• #Social Media Posts - We incorporated a twitter slack bot to pull tweets mentioning HackFSU as well as the tweets made by HackFSU. This allows the entire team to see these types of conversations and replies are not limited to just the social media coordinator/team.
  • #Sponsors - The channel used by my team to handle the entire sponsors process.
  • #The Fam - The standard catch-all channel where everything could go.
  • #University - This was another specific channel used to manage university relations and outreach. Involved the marketing, logistics, and sponsorship teams.
  • #UX - The general channel for the UX team to organize their tasks and discussions.

Meeting announcements were done via slack and we used their reactions as a way to easily gauge attendance. If we noticed, someone didn’t react to the post, then we would message them individually to ensure they saw it and get their feedback.

Slack RSVP System

6 pro tips for slack teams:

  1. Make sure everyone downloads the Slack app on their phone and computer and turns on notifications. (There is no point to being able to “@” someone if they will never get notified.
  2. Have people set their picture to a nice headshot of themselves so they are easily recognizable and they have their name set next to their icon rather than their username.
  3. If you can, also encourage people to set their username to their name so you don’t have to remember how to type an obscure user name when you are trying to tag someone.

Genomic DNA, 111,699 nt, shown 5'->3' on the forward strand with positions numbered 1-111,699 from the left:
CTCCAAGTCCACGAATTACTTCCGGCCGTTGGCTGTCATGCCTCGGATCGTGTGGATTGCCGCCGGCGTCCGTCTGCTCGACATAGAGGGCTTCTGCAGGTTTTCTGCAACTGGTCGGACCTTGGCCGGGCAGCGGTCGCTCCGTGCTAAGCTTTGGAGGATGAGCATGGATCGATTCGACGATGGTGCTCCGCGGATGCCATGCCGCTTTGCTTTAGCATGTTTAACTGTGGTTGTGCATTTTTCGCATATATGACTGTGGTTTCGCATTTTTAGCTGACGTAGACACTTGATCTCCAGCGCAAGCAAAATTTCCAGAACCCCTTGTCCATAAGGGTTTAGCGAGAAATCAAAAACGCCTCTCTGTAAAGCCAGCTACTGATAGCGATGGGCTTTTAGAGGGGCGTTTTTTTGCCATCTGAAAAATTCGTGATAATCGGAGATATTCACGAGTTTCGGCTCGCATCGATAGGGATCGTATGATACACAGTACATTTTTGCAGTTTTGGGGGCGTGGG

4. Also ask people to set their phone number in their bio so that if you do need to reach them via phone, you don’t need to access any kind of spreadsheet buried deep in google docs.
  5. When you make tags such as @channel, @here, or @everyone, you can pull up the Channel Details tab on the #announcements channel and then look at the members section. With that pulled up, when you send an announcement, you can see who reads it by noticing which people light up as online (green circle). This is a great technique to complement the reactions method mentioned earlier.
  6. Give a Slack Workshop! If you are a slack ninja, chances are your team is new to Slack or they don’t know all the great tricks you know. This is a great opportunity for you to go through the channel structure and how you expect the team to operate on it while also showing them all the great shortcuts and tools that come with the platform.

Having your team develop new skills should be part of your mission as a leader and so having these workshops for your team is a great way to give back to them for their hard work. Reach out and ask them what they are interested in working on and leave tons of room for initiative. I have found people are much better team members and create better work when they are excited about what they are working on.

With all of these management techniques in place, we were able to have a great flow of open communication. And remember, if your slack is inactive for a day, you are probably falling behind. An active slack keeps your team members engaged and constantly checking in so they aren’t worried about missing anything important.